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Previous Challenge Entry (Level 1 – Beginner)
Topic: fathers (06/06/05)

TITLE: Yesterday's Stranger
By Amy Brown


“Cecilia, what on earth are you looking at, child? Get back in that field! Cotton doesn’t pick itself!”

Her voice was shrill, though I knew she wasn’t nearly as mad as she attempted to sound, one hand cocked on her hip, the other clenched into a gnarled fist with a bony dagger of a finger thrust at me from the distance.

I wanted to move, but not towards the field. If it wasn’t cotton, it was carrots, or corn, or cabbage. There was never a lack of something to do. Since birth it was all I’d ever known and I tolerated it well enough. But it didn’t remove the longing. A longing that would sneak out from around a corner and grab my soul, tearing into the center of my being, shaking me with such force I’d give into its calling desires to believe for more. Today I was longing, and had little interest in picking anything.

“You’re a foolish girl,” Mother had told me before she’d become ill and left us. “Just like your father and look where it got him.”

Where had it got him? Did she know? I never had understood the words ‘my father’. ‘My’ only made sense if it was negative. My chores. My ungratefulness. My well-deserved punishment. Surely I didn’t own such a wonderful thing as a father? A father whose face escaped my remembrance, whose voice I couldn’t recall, who I wasn’t sure I’d ever known.

“Cecilia, you know better than to make me come over there!”

I snapped back to reality. Fran wasn’t cutting me any slack today. So I turned my back to the house and trudged toward the field. Even still I couldn’t tear my mind from the man at the front porch. He was like me… no, impossible. His shoulders set confidently below his neck, his back straight. I couldn’t see his eyes, but his profile was aged with a sort of kindness and marked resolve from a strength I had only imagined might exist. I let out a sigh and ran into the field to pick what was not ‘my’ cotton and put the wondering about this stranger behind me.

The next morning the merciless sun had barely begun rising when Fran’s shadow filled the small doorway of the quarters. I mustered a bright “Good morning” and timid smile. She broke routine and headed for the far corner. That drew up a quick knot in the base of my stomach as she stopped right in front of my pallet.

“The master wants you at the house and he said to bring what you own.”

She had to tell me twice before my mind heard the message. My heart plummeted. This had happened before. One month to the day before Mother had become deathly ill, we had been resold! The blood drained out of my face and all became a daze as I carried my small bundle to the oppressive looming house. Wholly lost in despair I failed to see the same weathered gentleman that had me so intrigued the day before standing at the foot of the porch.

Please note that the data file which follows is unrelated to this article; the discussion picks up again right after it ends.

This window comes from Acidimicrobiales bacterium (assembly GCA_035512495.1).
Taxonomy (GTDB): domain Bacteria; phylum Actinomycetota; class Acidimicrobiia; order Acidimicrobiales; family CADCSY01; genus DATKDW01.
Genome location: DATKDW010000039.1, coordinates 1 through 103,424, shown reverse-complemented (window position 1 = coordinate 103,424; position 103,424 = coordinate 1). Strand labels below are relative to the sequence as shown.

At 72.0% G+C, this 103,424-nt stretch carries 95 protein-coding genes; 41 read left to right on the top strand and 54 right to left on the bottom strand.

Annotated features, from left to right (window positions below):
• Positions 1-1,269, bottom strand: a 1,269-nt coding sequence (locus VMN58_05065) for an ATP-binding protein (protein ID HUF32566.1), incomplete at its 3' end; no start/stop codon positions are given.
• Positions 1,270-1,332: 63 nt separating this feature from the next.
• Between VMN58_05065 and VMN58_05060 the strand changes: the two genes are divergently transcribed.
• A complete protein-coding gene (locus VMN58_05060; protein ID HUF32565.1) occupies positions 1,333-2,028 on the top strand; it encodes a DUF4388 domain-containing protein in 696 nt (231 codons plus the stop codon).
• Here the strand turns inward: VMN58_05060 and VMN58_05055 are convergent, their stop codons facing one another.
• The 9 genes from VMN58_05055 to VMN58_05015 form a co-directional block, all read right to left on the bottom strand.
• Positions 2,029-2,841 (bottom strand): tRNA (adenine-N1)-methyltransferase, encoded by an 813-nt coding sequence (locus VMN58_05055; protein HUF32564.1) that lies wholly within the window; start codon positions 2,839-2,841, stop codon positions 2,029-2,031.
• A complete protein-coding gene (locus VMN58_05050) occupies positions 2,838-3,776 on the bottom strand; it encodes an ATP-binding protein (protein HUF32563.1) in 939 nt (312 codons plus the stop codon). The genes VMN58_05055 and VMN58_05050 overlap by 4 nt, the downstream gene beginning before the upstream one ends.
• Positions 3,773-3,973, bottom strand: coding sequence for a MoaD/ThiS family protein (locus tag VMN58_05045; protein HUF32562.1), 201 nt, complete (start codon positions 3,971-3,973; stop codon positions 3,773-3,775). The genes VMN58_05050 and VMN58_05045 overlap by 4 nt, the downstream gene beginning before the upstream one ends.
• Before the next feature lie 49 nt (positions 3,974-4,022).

“Cecilia?” The name was personal.

I turned abrupt face. Who was calling my name? Then something in my inner spirit gave way, the longing that I daily fought to repress - to be known, to be loved. But I didn’t see anyone except yesterday’s stranger. Had he just called my name? I lifted my eyes to an unfamiliar face belonging to a man who fell to his knees weeping with tears as he reached for… me?

What was happening!?

My world was spinning, but I caught myself daring to believe. Could this be? How could he know me when I didn’t know him? How had he found me? HAD HE BOUGHT MY FREEDOM?! Instantly I understood those formally elusive words with such personal intensity I wondered how I’d ever doubted them.

I wanted to say so many things but was struck utterly mute. Then as if a damn burst forth, floods of words filled my mouth, but all my spirit wanted to do was cry out his name!


“… God sent the Spirit of his Son into your hearts, and the Spirit cries out, “Father.” So now you are not a slave; you are God’s child…” Galatians 4:6-7 NCV

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This article has been read 782 times
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May the Lord bless the reading of His word. Amen.
vicki mccollum06/17/05
Wonderfully done. A couple of publishing ideas for you: CrossRoads: A Southern Culture Annual. Ted Olson, ed. olson@access.etsu.edu or tedolson_99@yahoo.com. This is published through Mercer Univ. Press. If you have several ofthese, I'd send off an inquiry to Mercer Univ Press. They "encourage submssin of manuscript proposals. Check them out at www.mupress.org. Great story.
Linda Watson Owen06/17/05
Wow! What wonderful writing of a story that captured me to the very end!
Shari Armstrong 06/18/05
Very nice! This should be expanded on -there's a LOT of potential here :)
Debbie OConnor06/20/05
This was one of my favorite entries this week. Congratulations on a well deserved win! Great description, wonderful scripture tie in. We are all slaves, bought back by our Father.
Cassandra Plummer06/24/05
This article left me wanting more. I really like the way your article grabbed my attention. It kept me interested all the way through. I could not wait to finish it. And perfectly done, you left me wanting more. Your writing style is very intriguing. God Bless